2. Start the first of 2 sodium hypochlorite washes by placing the bushing with the eggs into a 120 ml specimen cup or other sterile container. Slowly pour ~90 ml of 0.6% sodium hypochlorite solution into the bushing until just below the rim.
    3. Rinse eggs for 2.5 min. Periodically re-suspend the eggs by using forceps to move the bushing up and down in the hypochlorite solution.
    4. Transfer the bushing directly into a second specimen cup, pre-filled with 90 ml bleach, inside the biosafety cabinet.
    5. Repeat step 5.3 inside the biosafety cabinet. At the end of the second bleach treatment, the eggs should begin to adhere to the sides of the bushing.
    6. Carry out steps 5.7-5.8 in the biosafety cabinet.
    7. Discard the bleach and wash the bushing with sterile water 3 times. Re-suspend the eggs several times during each washing by moving the bushing with forceps. By the end of the third washing most eggs should be attached to the side of the bushing.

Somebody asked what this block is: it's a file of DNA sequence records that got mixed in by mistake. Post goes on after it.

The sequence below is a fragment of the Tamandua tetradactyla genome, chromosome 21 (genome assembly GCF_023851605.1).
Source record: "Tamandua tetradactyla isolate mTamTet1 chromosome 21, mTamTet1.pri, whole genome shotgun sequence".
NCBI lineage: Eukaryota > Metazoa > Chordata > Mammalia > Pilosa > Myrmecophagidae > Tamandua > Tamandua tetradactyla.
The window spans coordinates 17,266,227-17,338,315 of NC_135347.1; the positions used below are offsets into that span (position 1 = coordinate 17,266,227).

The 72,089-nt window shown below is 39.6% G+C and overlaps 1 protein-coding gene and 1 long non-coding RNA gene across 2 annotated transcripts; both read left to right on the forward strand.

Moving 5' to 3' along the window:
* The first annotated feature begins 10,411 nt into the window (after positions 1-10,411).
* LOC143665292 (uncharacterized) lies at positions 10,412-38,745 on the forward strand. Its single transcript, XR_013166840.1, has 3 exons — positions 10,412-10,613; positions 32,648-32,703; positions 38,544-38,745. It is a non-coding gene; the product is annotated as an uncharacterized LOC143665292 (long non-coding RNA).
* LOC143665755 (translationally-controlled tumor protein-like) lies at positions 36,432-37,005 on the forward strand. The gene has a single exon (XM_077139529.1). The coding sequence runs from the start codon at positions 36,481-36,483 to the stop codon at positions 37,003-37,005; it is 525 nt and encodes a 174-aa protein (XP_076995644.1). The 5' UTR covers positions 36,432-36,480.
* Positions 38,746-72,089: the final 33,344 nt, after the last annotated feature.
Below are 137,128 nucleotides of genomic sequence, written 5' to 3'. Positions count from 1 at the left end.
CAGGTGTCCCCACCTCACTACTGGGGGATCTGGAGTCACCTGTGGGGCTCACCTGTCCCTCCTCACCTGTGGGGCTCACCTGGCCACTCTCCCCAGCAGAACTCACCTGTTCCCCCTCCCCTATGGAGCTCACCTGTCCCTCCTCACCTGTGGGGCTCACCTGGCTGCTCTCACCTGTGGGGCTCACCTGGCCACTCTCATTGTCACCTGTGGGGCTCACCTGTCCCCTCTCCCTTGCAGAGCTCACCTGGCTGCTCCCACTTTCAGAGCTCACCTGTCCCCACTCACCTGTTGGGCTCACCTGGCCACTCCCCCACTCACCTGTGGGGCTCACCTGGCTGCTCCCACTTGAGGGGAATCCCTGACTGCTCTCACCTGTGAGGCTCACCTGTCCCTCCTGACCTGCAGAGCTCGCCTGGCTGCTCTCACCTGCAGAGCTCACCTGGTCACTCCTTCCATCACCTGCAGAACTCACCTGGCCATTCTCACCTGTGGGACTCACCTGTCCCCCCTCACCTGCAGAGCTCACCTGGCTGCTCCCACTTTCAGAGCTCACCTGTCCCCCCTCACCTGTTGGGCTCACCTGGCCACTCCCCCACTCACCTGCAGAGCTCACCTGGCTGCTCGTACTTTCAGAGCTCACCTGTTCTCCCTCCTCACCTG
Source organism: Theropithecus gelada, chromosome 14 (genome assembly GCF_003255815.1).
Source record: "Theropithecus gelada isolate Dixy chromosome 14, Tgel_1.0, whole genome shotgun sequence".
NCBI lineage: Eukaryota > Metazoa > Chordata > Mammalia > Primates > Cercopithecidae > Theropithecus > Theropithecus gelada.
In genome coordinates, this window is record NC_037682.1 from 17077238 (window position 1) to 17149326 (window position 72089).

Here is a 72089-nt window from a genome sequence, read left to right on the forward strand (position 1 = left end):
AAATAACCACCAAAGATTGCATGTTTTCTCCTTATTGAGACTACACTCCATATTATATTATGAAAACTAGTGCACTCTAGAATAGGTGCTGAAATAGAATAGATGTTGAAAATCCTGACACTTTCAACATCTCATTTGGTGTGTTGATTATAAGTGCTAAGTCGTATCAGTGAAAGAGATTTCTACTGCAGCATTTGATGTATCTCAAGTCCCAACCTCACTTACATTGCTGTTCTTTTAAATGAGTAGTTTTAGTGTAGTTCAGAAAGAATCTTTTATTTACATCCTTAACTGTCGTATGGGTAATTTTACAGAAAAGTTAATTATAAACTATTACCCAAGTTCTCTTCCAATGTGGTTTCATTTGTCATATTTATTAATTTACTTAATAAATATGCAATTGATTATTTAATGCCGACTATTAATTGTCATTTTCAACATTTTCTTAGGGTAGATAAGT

8. Using a paintbrush sterilized in ethanol, transfer eggs from the side of the bushing to the sterile diet. Transfer eggs individually or in small batches. Aim for 30-50 eggs per vial. Leave the caps loose to allow oxygen to enter the tube. If vials are to remain axenic, transfer to an insect incubator; otherwise, add bacteria as below.

    6. Make Gnotobiotic Flies Using 4 Bacterial Species

    1. Prepare Bacteria
      1. Prepare a sterilized biosafety cabinet with necessary supplies (pipettes, pipette tip boxes, sterilized centrifuge tubes, MRS broth, and test tube racks) as in step 4.1. Wipe the outside of test tubes with an ethanol-soaked laboratory wipe before placing in biosafety cabinet.